Visiting Government Canyon State Natural Area

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Government Canyon State Natural Area is located on the far north side of San Antonio, near Helotes. It’s operated by Texas Parks and Wildlife but it is a natural area and not a park. The focus is conservation and resource manager. That said, this is a popular spot for families, hikers and campers, mostly because of the 110 million year old dinosaur tracks on site. Here’s what you need to know about visiting Government Canyon State Natural Area. 

The Joe Johnson Route will lead you to the 110 million year old dinosaur tracks. Shown is one of the more challenging sections of the trail…most of it has smaller rocks. We overall thought it was pretty easy to navigate, especially during cooler Texas winters.

Where are the dinosaur tracks?

I’ll answer this first because it’s probably what you want to know. While there are other trails available, most people come to see the dinosaur tracks. 

The dinosaur tracks are located on the Joe Johnston Route near marker 19. My husband, two 11-year-olds and I did the round trip in about three hours walking at a pretty determined pace with minimal stopping. We did about a 15 minute sit down break at the tracks before heading back. 

Government Canyon State Natural Area recommends you not start this hike after midday but I think that advice mainly applies to the warmer months. We started at 1:15 which left us plenty of daylight to get to the tracks and back. We saw multiple families setting out very late in the day and I wouldn’t recommend this. This isn’t a trail I’d want to be on in the dark and cutting the hike short to be able to get back to the trailhead before dark seems a little pointless since most people’s goals is to see the dinosaur tracks. 

The Joe Johnson route is very well marked. You’ll see markers about every half mile.

How difficult is the hike?

The trail is listed as moderate (which you’ll typically find with any trail not paved) with some challenging areas. I thought the path was pretty easy to hike – the “challenging areas” are sections of the trail that are rockier. 

The entire out and back trail is about nine miles but to get to the dinosaur tracks and back, it’s 5.7 miles. There are a few ups and downs but nothing you’d need trekking poles or special equipment for. 

You need sturdy shoes – hiking boots are great but a good pair of sneakers works just fine.  

There are a few benches in shady spots along the trail.

When is the best time to hike the Joe Johnston Route?

When it hasn’t rained recently. We postponed two different trips because of rains, which will fill up the dinosaur tracks so you can’t see them. If you’re in doubt, check Government Canyon’s website or give them a call. 

I think late fall through early spring is the best time to hike this trail. Late fall to early spring is my standard answer for best time to hike anywhere in South or Central Texas because of the heat and humidity. We went on a sunny January day where the high was about 55°F and it was perfect. 

The dinosaur tracks at Government Canyon State Natural area are underwhelming

I said what I said. It was a fantastic family friendly hike and we had a great day. However, the tracks themselves were a little bit of a letdown. They’re roped off so you can’t go in and stand inside the tracks or put your hands inside for a photo. Even if you could, the imprints in the weren’t overly impressive.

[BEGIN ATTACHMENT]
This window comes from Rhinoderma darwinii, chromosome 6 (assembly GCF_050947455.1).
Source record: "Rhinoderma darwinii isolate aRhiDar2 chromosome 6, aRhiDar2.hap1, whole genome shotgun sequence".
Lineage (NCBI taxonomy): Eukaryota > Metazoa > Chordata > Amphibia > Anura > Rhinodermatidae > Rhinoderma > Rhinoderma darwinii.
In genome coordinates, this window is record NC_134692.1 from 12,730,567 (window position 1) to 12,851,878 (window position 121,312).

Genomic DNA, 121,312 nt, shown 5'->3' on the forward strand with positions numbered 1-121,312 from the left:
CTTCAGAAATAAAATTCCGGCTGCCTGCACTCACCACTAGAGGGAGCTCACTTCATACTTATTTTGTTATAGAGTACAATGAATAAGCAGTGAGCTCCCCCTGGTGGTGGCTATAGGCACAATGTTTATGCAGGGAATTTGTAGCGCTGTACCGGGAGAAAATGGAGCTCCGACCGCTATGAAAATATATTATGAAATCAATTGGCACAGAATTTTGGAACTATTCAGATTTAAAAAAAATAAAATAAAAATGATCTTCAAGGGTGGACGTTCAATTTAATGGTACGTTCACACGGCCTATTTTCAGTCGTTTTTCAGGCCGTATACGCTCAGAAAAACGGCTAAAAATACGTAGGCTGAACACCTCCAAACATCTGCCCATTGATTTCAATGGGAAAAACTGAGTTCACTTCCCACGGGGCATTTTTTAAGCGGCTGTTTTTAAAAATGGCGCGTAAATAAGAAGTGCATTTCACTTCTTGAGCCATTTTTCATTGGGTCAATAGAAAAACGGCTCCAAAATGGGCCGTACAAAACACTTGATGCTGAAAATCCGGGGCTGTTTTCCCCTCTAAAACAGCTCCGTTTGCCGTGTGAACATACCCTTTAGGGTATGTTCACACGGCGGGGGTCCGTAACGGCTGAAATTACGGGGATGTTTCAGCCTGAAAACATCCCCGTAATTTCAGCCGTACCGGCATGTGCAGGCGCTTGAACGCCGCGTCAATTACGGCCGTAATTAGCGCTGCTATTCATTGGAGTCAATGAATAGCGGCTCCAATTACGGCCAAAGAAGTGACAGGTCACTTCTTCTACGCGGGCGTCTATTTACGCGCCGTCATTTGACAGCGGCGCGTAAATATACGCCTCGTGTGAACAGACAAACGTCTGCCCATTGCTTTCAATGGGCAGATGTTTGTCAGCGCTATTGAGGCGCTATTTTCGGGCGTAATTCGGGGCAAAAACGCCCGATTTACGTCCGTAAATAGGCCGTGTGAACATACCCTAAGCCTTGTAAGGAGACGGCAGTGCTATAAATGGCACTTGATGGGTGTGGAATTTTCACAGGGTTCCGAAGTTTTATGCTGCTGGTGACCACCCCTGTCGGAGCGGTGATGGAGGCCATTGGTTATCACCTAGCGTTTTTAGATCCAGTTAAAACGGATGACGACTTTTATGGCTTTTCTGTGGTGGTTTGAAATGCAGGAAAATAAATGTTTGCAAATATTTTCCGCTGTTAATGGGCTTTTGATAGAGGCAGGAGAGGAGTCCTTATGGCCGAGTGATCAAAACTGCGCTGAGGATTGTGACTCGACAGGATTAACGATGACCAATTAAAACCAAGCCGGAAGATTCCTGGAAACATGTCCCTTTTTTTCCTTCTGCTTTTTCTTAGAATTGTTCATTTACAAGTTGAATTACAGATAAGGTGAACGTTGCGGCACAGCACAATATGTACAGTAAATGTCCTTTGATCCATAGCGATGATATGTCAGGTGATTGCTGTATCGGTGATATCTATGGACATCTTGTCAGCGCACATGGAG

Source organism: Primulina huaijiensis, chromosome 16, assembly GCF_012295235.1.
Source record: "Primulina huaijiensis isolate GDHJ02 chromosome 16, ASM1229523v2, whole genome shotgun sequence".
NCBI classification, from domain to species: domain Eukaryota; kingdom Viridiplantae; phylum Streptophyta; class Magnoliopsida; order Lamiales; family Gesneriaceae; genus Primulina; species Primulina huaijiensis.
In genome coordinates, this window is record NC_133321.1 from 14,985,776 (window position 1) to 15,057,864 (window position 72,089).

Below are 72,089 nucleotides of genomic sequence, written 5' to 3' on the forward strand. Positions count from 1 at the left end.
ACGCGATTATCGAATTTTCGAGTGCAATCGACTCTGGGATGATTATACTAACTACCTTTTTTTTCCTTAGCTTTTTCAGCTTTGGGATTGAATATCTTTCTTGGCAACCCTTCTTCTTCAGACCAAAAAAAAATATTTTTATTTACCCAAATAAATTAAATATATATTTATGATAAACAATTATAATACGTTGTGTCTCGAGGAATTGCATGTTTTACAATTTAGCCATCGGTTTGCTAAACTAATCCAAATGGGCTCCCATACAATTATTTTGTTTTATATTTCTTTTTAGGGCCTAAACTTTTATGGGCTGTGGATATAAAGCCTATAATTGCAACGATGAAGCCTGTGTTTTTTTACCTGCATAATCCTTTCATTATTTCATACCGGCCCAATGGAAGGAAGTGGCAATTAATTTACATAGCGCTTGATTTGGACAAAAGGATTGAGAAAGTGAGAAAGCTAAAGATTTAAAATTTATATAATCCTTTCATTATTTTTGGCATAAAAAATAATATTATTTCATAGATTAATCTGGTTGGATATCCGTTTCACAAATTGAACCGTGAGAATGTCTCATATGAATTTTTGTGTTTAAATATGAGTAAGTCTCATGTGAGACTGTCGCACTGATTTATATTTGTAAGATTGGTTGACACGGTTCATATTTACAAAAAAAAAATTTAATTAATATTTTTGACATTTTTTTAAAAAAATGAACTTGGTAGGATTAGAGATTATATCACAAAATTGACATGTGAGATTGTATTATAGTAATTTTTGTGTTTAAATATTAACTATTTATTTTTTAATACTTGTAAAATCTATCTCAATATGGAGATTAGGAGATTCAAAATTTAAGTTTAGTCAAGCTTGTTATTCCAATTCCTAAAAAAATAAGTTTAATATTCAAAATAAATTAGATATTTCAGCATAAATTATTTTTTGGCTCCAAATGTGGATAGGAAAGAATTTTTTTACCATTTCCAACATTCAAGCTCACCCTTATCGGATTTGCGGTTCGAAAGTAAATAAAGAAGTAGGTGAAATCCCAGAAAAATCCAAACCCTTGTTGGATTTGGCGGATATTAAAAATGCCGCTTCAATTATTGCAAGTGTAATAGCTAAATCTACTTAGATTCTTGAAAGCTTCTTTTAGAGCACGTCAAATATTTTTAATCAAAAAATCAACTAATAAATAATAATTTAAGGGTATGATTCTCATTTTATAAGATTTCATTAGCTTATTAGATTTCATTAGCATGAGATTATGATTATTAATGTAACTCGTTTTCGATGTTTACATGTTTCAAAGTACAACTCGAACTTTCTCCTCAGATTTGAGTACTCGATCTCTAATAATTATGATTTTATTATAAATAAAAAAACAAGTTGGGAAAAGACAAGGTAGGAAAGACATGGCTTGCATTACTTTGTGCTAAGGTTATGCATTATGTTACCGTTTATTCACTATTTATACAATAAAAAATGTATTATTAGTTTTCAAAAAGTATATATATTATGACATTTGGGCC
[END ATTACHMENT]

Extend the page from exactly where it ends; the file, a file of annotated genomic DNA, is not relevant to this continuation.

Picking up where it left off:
My reaction was “this is it?” Fortunately, we enjoy hiking and our day was more about the journey than seeing the tracks.

There was something cool about seeing an imprint that’s been in the rock for 110 million years but the tracks didn’t have the wow factor I expected them to have. 

I don’t regret visiting Government Canyon State Natural area. This is still a great hike and if anyone in your group is super into dinosaurs, fossils or paleontology, the actual dinosaur tracks might get a few more cool points. 

You can take a break on the rocks at the turnaround point. The trail does go on past the tracks.

What to take with you when visiting Government Canyon State Natural Area

You don’t need to take a lot with you when visiting Government Canyon State Natural Area if you’re planning to hike the Joe Johnson Route.

Government Canyon State Natural Area recommends 16 ounces of water per person, per mile. There is no water source on the trail. 

In addition to sturdy shoes, I recommend dressing in layers during cooler weather. You’ll definitely want a hat and sunscreen most of the year and insect repellant during San Antonio’s long summers. 

We ate right before we got on the trail and took a small protein snack to have at the turnaround point. You can also pack a picnic if you don’t mind sitting on the ground or rocks. There are a couple of benches along the trail where you can rest or birdwatch but no picnic tables or trash bins. 

We took pictures with our phones but if you have a nice camera or GoPro, you can get some beautiful shots. 

Hikers and bikers are welcome, dogs are prohibited in the backcountry, which the Joe Johnson Route is. 

I don’t recommend a stroller or wagon. We saw one family pulling kids in the wagon when we started out and that family didn’t make it very far before turning back. 

Even though we weren’t super impressed by the actual dino tracks, we loved the hike and recommend it for families.

Operating hours, rules, other things to know

Government Canyon State Natural Area is open Friday through Monday from  7:00 a.m. – 10:00 p.m. Reservations encouraged but not required. Pets are not allowed on the back country trails, which includes the Joe Johnston Route. 

Entrance is $6.00. Kids 12 and under are free. 

All trails are leave no trace so you’ll need to pack out your garbage. 

There’s a small gift shop that sells bottled drinks, books, and a few souvenirs. 

 


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